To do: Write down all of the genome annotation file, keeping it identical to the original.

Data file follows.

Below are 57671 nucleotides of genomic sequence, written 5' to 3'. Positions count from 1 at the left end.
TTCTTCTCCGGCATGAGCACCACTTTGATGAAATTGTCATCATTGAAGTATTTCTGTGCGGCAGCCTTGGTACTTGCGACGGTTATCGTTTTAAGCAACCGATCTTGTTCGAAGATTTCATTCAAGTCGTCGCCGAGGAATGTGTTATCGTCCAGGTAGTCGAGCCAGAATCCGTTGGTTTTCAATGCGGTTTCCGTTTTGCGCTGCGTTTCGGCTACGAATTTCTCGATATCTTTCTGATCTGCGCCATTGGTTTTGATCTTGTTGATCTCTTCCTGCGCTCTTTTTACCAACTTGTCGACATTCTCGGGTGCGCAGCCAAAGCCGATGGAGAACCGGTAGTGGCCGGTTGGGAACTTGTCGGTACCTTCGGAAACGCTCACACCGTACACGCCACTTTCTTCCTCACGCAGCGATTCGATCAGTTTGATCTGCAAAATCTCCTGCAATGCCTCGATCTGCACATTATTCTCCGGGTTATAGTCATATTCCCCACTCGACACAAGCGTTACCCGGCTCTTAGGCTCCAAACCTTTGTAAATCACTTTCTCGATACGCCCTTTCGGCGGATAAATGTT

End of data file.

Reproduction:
Below are 57671 nucleotides of genomic sequence, written 5' to 3'. Positions count from 1 at the left end.
TTCTTCTCCGGCATGAGCACCACTTTGATGAAATTGTCATCATTGAAGTATTTCTGTGCGGCAGCCTTGGTACTTGCGACGGTTATCGTTTTAAGCAACCGATCTTGTTCGAAGATTTCATTCAAGTCGTCGCCGAGGAATGTGTTATCGTCCAGGTAGTCGAGCCAGAATCCGTTGGTTTTCAATGCGGTTTCCGTTTTGCGCTGCGTTTCGGCTACGAATTTCTCGATATCTTTCTGATCTGCGCCATTGGTTTTGATCTTGTTGATCTCTTCCTGCGCTCTTTTTACCAACTTGTCGACATTCTCGGGTGCGCAGCCAAAGCCGATGGAGAACCGGTAGTGGCCGGTTGGGAACTTGTCGGTACCTTCGGAAACGCTCACACCGTACACGCCACTTTCTTCCTCACGCAGCGATTCGATCAGTTTGATCTGCAAAATCTCCTGCAATGCCTCGATCTGCACATTATTCTCCGGGTTATAGTCATATTCCCCACTCGACACAAGCGTTACCCGGCTCTTAGGCTCCAAACCTTTGTAAATCACTTTCTCGATACGCCCTTTCGGCGGATAAATGTT